Senior counsel Bicrom Das takes a quick look at Cayman comments on LPAs.

Having spent my formative legal years practicing as a private funds attorney in London, one of the things I remember most vividly is the sheer number of comments on fund documents which landed in my inbox. Clients, opposing counsel, offshore counsel, all contributed with varying levels of frequency, detail and insistence to the documents on which I was holding the pen.

My experiences, both positive and negative, of reviewing such comments through the prism of an onshore funds lawyer have guided my own approach to marking up documents that I now receive offshore. Critically, judicious use of the red pen is very much about quality, not quantity: we are here to ensure compliance with Cayman law and try and add value where appropriate but, most importantly, to do so in a way that makes cleints' and onshore lawyers' lives easier.

There remain however certain comments which I find myself making on Cayman Islands exempted limited partnership agreements ("LPAs") which are typically accepted as they are not commercially contentious but which, to the non-Cayman eye, may seem overly pedantic. Below are five Cayman comments which you may not have had the time to query but which we make for the following reasons:

As of this comment is needed: a red mark on the front cover is never a great start, especially to strike out something as seemingly innocuous as an "as of" date. Unfortunately agreements governed by Cayman Islands law, such as LPAs, cannot be backdated: the earliest they can be dated is the date all parties have signed. To the extent the parties wish to agree a prior effective date we can provide language to that effect (notwithstanding that such prior effectiveness would not be binding on third parties) but the date of the agreement itself cannot precede its being fully executed.

Certifiably annoying:  whilst our Exempted Limited Partnership Law is based on its Delaware counterpart, and there remain numerous similarities, the terminology of amending and filing a "certificate" does not make sense in the context of a Cayman Islands exempted limited partnership (an "ELP"). An ELP is registered upon the filing of a Section 9 statement: to the extent any of the details set out in such statement change a Section 10 statement is filed detailing the relevant amended term, rather than an amended Section 9 statement. The certificate of registration of an ELP only sets out its name and registration number, and is only updated on a change of name when the Registrar will issue a certificate of change of name upon, of course, our having filed the relevant Section 10 statement.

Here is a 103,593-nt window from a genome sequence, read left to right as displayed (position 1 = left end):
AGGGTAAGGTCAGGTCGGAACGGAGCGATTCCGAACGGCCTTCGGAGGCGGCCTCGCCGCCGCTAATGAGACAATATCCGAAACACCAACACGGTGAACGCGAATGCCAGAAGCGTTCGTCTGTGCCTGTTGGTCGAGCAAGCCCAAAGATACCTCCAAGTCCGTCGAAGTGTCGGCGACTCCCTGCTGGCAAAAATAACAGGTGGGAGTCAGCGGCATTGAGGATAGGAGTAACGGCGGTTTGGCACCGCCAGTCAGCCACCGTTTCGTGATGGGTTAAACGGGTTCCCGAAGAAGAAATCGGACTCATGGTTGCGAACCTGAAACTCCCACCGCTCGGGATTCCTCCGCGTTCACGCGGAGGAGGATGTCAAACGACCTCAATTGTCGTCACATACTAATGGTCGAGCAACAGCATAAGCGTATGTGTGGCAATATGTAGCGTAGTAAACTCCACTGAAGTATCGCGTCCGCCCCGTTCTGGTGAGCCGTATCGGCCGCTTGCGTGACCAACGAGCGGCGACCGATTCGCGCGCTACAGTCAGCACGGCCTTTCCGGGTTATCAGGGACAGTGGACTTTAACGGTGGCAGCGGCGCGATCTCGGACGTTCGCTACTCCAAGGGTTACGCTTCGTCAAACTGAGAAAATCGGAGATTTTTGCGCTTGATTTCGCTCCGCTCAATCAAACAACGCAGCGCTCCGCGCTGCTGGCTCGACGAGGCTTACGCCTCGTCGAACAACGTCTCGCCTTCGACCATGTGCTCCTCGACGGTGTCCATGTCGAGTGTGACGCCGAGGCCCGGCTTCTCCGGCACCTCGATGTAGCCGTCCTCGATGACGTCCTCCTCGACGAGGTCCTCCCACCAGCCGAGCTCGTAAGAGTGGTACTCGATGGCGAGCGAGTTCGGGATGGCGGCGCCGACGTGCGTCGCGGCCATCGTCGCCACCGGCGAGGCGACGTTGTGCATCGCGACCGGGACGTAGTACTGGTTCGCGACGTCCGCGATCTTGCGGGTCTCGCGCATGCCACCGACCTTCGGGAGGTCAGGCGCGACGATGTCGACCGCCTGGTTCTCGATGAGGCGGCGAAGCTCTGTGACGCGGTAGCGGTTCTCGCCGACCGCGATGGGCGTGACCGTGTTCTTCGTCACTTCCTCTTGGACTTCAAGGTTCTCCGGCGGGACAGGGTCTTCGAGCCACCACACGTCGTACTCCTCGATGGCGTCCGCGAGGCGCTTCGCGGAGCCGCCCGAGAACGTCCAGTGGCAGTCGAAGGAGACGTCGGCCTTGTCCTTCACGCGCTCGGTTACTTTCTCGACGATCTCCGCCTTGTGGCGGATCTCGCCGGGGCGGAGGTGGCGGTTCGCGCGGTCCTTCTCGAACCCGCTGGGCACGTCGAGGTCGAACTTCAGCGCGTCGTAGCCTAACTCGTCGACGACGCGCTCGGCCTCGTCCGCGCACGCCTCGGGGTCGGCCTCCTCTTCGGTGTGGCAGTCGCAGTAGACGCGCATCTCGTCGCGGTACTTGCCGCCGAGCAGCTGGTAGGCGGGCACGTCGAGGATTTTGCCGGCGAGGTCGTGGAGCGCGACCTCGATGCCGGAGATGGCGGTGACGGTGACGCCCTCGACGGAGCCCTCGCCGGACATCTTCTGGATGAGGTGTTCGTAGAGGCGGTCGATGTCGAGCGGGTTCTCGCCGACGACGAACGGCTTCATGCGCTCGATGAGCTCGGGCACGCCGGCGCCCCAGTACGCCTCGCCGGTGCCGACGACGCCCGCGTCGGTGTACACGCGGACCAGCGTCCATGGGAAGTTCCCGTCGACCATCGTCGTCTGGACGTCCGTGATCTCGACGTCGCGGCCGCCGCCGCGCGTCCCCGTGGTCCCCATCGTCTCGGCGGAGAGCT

Chewing the FATCA:  Having bestowed FATCA on the world the US, unlike Cayman, has not as yet agreed to become a participating jurisdiction under its progeny the Common Reporting Standard ("CRS") established by the OECD. As such, whilst domestic US funds are only subject to FATCA, Cayman funds are subject to both FATCA and CRS. We can work with you to minimise the consequential drafting changes but, broadly, it is essential that limited partners of a Cayman fund are contractually obliged to provide information required not just by FATCA but also by CRS, with the relevant defined terms having to be expanded out accordingly. 

A gross by any other name: Whilst it may seem perverse to have the term "gross negligence" be as interpreted (not governed: everything in an LPA must be governed by Cayman law) by Delaware law, the term "gross negligence" has no clear definition under Cayman law. This formulation does have the advantage of allowing the gross negligence standard at the level of the Cayman fund to match that of any Delaware master/parallel fund.

You're winding me up:  Why change the convenient, pithy term "dissolution" for the more syllable heavy "commencement of winding up"? Unfortunately, whereas we understand the term "dissolution" in Delaware refers to the point at which a partnership ceases its regular business and starts to wind up its portfolio, in Cayman it refers to the point at which the final notice of dissolution is filed and the ELP is, to slip back into Delaware terminology, terminated. Why so important to track the correct Cayman terminology? Consider an LPA where management fees are payable through dissolution and the material commercial effect using the incorrect language might have.

Any other Cayman comments which you regularly get and on which you would like some background or context? Drop me or your other Walkers contacts a line and we would be happy to discuss.

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